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Hulihe’e Event Remembers Palace Builder John Adams Kuakini

The Daughters of Hawai‘i and Calabash Cousins present Afternoon at Hulihe‘e 4 p.m. Sunday, July 21 at Hulihe‘e Palace to remember the late John Adams Kuakini. Enjoy the voices of the Merrie Monarchs and Hawaiian performing arts by Kumu Hula Etua Lopes and his Halau Na Pua Ui O Hawai‘i.

 Kuakini, 1791-1844. Governor of Hawaii Island. Original sketch by Rev. William Ellis (Hawaii State Archives)

John Adams Kuakini, 1791-1844,  Governor of Hawaii Island.
Original sketch by Rev. William Ellis (Hawaii State Archives)

Afternoon at Hulihe‘e is part of the palace’s series of free monthly events that honor Hawai‘i’s past monarchs and historical figures; donations are appreciated. Kindly bring a beach mat or chair as seating won’t be provided.

Kuakini was a cousin to Kamehameha I and governor of Hawai’i Island. A Russian explorer, Captain Otto von Kotzebue, described Kuakini in 1816 as a “herculean figure.”

“Kuakini first built Moku‘aikaua Church, finishing in 1837,” details Casey Ballao, Hulihe‘e docent coordinator. “That same year, he started construction on Hulihe‘e, with the excavation of the cellar. Kuakini employed craftsman and laborers that had jumped sailing ships to build his grand home and it was completed in 1838. It was a great source of pride.”

Kuakini didn’t enjoy his mansion for long; he died at the age of 54 in 1844. His obituary stated he was “the sole survivor of the iron-hearted chiefs that constituted the household of Kamehameha I.”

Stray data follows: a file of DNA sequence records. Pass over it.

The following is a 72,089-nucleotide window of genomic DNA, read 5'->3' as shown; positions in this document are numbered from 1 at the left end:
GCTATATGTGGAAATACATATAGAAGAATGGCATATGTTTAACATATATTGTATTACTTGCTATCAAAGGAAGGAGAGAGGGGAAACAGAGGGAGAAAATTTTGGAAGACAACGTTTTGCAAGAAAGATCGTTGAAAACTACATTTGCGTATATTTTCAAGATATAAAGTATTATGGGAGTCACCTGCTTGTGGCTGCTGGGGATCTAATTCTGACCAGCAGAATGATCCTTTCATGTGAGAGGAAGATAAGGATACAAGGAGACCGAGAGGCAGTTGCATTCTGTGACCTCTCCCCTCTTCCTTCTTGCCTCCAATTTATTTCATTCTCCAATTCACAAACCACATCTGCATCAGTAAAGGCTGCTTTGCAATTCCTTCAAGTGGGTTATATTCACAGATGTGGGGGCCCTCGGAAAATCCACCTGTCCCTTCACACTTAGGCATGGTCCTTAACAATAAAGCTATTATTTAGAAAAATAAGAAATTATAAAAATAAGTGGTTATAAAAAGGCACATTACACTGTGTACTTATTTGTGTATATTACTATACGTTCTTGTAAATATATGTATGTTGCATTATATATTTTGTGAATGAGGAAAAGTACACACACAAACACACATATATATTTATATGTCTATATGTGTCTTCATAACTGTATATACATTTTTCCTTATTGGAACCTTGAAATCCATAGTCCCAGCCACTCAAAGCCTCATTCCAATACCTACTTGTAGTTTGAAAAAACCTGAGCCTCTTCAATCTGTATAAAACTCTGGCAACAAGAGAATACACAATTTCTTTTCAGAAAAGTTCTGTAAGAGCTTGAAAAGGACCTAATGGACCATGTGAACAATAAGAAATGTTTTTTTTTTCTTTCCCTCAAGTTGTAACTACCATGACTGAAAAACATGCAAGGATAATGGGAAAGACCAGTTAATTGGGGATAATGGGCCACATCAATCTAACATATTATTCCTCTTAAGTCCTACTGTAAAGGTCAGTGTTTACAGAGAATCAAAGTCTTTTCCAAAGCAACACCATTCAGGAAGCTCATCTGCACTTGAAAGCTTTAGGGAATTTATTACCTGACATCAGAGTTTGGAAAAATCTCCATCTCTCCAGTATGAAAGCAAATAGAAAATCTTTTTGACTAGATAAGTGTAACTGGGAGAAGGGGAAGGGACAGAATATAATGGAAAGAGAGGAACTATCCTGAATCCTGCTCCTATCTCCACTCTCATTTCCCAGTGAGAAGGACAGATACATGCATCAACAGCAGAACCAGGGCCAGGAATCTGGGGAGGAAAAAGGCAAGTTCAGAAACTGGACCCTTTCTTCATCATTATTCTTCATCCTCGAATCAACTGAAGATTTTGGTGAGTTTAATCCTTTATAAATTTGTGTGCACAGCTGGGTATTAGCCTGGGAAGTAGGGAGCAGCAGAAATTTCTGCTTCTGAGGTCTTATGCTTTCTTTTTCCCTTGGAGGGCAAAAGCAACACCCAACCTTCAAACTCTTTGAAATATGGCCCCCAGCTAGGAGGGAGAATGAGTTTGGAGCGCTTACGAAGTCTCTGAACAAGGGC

Hulihe‘e Palace is open for docent-guided and self-guided tours. Museum hours are 9 a.m.-4 p.m. Mondays through Saturdays; with the exception of the palace open 1-4 p.m. the Monday following the monthly Kokua Kailua Village stroll.  Palace admission for a self-guided tour is $8 for adults, $6 for kama‘aina, military and seniors, and $1 for keiki 18 years and under. Docent-guided tours are available upon request. For details, contact the palace at 329-1877, the palace office at 329-9555 or visit www.daughtersofhawaii.org. The gift shop, open 9:30 a.m.-4 p.m. Mondays through Saturdays, can be reached by phoning 329-6558.

Caretakers of Hulihe‘e Palace are the Daughters of Hawai‘i. The organization was founded in 1903 and opens membership to any woman who is directly descended from a person who lived in Hawai‘i prior to 1880. Helping the Daughters in its efforts since 1986 are the Calabash Cousins; membership is available to all.

Hulihe’e Event Remembers Palace Builder John Adams Kuakini

The Daughters of Hawai‘i and Calabash Cousins present Afternoon at Hulihe‘e 4 p.m. Sunday, July 15 at Hulihe‘e Palace to remember the late John Adams Kuakini. Enjoy the voices of the Merrie Monarchs and Hawaiian performing arts by Kumu Hula Etua Lopes and his Halau Na Pua Ui O Hawai‘i.

Afternoon at Hulihe‘e is part of the palace’s series of free monthly events that honor Hawai‘i’s past monarchs and historical figures; donations are appreciated. Kindly bring a beach mat or chair as seating won’t be provided.

Kuakini was a cousin to Kamehameha I and governor of Hawai’i Island. A Russian explorer, Captain Otto von Kotzebue, described Kuakini in 1816 as a “herculean figure.”